women’s institute of management
Name of Respondent: YBhg. Dato’ Dr. Nellie Tan-Wong
Designation: Co-Founder/Deputy Chairperson/Chief Executive Officer of WIM
Website Address: www.wimnet.org.my
Women entrepreneurship has a diversity issue, and the lack of gender diversity in particular is a blight on today’s entrepreneurship landscape which simply cannot continue. In Focus talks to Dato’ Dr. Nellie Tan-Wong, Co-Founder/Deputy Chairperson/Chief Executive Officer of Women’s Institute of Management (“WIM”) on women’s role in the marketplace and on empowerment, establishing more sustainable, working cultures and practices.
1.You are a Co-Founder of WIM, could you tell us a bit about your journey with WIM.
WIM was mooted 26 years ago when the late YBhg. Tan Sri Dato’ Napsiah Omar, then Minister of National Unity and Social Development, Malaysia and myself met up over lunch. We sat down and decided to set up an NGO focusing on skills training for women. The same year, Women’s Institute of Management (“WIM”) was incorporated. Tan Sri Napsiah was then a Cabinet Minister, she presented WIM’s objectives to the Prime Minister, Tun Dr Mahathir supported the idea provided that the training courses cater for all races.
WIM made the first debut with an International Women’s Conference. As an NGO with little funding, we decided to include a fund raising dinner at the Conference and managed to raise RM2 million. Eager to drive the WIM Agenda, we began our road show nationwide and broadcast our courses on Radio 3 where most of its listeners were housewives. We were excited and surprised to receive a good number of women to our small business courses, in all the States of Malaysia.
With a partial grant from government, aggressive fundraising and a bank loan, we managed to construct our very own 6-storey Wisma WIM with some parts of it being rented out to generate revenue for WIM. Being an NGO that advocates women empowerment, we are proud to be recognised by United Nations and received funding to conduct various courses in leadership, reproductive health issues, entrepreneurship, prevention of HIV/AIDS and domestic violence. With project funding from the UNFPA, WIM is regularly required to present our project reports to the Economic Planning Unit of the Prime Minister’s Dept. At the same time, WIM’s course modules are well received by local authorities such as the police force which uses WIM’s training manual for their training courses in Domestic Violence.
On the education front, WIM is the first institution in the country to be offered to run a British MBA (International Business) Programme by the University of East London (UEL), UK. There were challenges in the earlier stages, but we managed to sail through and to-date, many of our graduates both men and women from various backgrounds and experiences, have progressed further in their careers and lead successful lives with the earned MBA qualification.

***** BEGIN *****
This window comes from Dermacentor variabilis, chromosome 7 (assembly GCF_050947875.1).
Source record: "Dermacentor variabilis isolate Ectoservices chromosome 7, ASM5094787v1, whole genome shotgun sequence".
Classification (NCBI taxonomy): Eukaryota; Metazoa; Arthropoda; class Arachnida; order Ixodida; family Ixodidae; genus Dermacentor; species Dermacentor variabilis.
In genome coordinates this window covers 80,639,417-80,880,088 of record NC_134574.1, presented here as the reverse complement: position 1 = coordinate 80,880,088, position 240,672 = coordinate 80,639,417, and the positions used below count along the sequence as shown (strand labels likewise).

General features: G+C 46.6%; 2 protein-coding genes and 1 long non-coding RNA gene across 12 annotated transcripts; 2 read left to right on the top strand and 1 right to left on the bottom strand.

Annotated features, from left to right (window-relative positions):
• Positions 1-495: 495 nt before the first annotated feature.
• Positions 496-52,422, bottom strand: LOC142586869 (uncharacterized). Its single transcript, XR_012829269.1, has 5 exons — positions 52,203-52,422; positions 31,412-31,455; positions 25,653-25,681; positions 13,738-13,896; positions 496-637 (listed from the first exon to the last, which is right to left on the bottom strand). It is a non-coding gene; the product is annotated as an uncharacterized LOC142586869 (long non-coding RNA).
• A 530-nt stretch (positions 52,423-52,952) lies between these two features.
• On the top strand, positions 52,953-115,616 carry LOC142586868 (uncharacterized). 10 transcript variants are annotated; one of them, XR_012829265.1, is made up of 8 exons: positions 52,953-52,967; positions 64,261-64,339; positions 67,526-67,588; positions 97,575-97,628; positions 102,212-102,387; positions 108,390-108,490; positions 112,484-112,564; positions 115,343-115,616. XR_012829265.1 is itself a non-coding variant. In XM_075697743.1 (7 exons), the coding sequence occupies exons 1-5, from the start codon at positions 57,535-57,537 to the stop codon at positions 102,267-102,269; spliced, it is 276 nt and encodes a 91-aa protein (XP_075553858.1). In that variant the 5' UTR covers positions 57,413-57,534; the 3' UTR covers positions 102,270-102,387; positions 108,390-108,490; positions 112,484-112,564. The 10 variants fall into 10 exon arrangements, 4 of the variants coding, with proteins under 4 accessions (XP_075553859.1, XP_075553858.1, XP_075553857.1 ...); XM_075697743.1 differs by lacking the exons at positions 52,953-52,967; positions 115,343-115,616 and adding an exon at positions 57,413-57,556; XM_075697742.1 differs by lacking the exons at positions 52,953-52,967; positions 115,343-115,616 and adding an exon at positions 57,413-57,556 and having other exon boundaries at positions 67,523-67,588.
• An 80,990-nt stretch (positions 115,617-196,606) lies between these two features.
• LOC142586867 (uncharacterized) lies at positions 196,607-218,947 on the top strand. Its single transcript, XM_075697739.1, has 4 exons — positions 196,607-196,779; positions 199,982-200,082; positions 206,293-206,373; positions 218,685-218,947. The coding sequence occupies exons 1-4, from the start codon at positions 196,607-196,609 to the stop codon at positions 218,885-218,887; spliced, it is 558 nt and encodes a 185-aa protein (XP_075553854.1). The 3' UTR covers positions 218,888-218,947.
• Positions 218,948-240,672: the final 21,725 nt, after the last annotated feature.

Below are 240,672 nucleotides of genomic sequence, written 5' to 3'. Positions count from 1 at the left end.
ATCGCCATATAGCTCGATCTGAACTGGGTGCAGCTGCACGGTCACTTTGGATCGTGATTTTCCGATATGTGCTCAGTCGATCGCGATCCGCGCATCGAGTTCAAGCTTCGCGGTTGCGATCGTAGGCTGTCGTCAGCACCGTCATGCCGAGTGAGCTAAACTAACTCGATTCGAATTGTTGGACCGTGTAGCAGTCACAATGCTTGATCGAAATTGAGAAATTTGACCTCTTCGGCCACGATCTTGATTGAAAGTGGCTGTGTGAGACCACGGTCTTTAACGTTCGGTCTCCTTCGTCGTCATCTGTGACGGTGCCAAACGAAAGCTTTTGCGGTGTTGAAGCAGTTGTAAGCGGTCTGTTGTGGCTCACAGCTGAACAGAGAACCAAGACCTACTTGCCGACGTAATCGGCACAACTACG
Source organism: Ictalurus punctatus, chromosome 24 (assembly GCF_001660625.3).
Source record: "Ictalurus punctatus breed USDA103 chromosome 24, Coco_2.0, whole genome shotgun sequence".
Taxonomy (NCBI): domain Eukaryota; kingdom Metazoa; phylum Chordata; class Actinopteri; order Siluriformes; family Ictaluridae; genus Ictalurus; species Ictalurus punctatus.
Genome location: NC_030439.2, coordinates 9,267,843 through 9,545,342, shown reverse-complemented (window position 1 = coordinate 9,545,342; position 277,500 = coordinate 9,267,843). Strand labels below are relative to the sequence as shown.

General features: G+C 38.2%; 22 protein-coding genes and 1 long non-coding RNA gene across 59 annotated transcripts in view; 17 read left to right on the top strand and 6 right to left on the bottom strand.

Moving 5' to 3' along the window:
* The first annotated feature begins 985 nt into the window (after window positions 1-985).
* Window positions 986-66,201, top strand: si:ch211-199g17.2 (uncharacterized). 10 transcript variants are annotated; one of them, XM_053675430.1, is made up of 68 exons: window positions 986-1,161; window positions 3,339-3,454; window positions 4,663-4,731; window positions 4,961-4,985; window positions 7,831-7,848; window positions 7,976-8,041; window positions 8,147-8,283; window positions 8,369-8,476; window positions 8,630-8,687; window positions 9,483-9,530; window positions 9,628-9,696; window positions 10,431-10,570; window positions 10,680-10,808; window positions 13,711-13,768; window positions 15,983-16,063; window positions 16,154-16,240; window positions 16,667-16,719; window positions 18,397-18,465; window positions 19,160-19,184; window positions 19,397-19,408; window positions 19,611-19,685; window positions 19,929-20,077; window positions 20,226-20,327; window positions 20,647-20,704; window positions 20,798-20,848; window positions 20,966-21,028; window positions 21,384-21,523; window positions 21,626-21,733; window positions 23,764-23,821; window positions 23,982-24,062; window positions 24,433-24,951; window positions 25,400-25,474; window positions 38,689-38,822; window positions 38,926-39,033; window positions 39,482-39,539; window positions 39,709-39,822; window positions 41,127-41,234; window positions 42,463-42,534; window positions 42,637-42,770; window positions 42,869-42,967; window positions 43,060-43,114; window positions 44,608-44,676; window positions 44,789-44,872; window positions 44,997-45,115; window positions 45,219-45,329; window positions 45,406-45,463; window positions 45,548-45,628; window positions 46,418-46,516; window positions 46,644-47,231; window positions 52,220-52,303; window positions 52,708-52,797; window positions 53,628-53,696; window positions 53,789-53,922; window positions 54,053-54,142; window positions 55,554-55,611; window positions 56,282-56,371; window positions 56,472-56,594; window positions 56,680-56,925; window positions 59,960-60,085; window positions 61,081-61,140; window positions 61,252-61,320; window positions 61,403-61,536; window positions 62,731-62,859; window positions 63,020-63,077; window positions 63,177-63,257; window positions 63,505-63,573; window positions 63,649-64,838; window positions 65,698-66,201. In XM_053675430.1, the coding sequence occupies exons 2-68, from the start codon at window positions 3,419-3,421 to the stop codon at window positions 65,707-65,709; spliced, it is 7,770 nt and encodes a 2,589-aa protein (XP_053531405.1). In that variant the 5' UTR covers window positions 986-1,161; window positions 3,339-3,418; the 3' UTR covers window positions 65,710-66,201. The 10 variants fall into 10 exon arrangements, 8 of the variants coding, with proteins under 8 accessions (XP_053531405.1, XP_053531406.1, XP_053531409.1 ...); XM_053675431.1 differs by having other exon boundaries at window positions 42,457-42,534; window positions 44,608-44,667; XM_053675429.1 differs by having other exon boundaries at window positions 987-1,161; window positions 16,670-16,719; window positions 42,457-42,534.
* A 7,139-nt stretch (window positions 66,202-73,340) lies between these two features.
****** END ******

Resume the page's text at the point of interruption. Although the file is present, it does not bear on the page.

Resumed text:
2. What are some of the programmes that WIM run?
WIM has organised over 700 courses and events, mostly free skills training courses for disadvantaged women throughout Malaysia. Most of our training are free training courses in Small Businesses and Basic ICT for disadvantaged women’s groups such as single parent women, rural romen, Orang Asli women, women in the prisons and many others. WIM has also initiated two new undertakings, which are WIM Talent Fund and a WIM Millennials Support Group to attract and develop talents and opportunities among the Millennials. Last year, WIM organised a WIM Conference on Corporate Governance and Ethics for those who served as Company Directors.
3. What are your views on the state of women’s entrepreneurship in Malaysia today?
It is hard to generalise across all contexts, but there are a couple of fundamental challenges that I think could be applied across the board. Firstly, gender stereotypes and attitudes towards women are still rampant. This can have a huge and detrimental impact on their ability to participate in the economy – whether as employees or entrepreneurs.
Another key challenge is a lack of access to training and financial services to women particularly from the underserved community. Educational inequalities compound the issue, since these women often lack the financial literacy, skills and confidence needed to effectively manage their finances. Nonetheless, in some respects we have hit the glass ceiling stereotypes as positive signs of change. For example, our former Governor of Bank Negara, Tan Sri Dr. Zeti had an important role in transforming Malaysia’s financial system. Such women and many others are living proof of women empowerment in many aspects.
In creating positive impact, we still have a very long way to go in providing equal opportunity to women especially to those from the underserved community. We are doing within our capacity to reach out to as many women across the country to be part of this journey.
4. In your opinion, how can WIM increase capability in women’s entrepreneurship? What are the programmes available in WIM for women from the underserved community?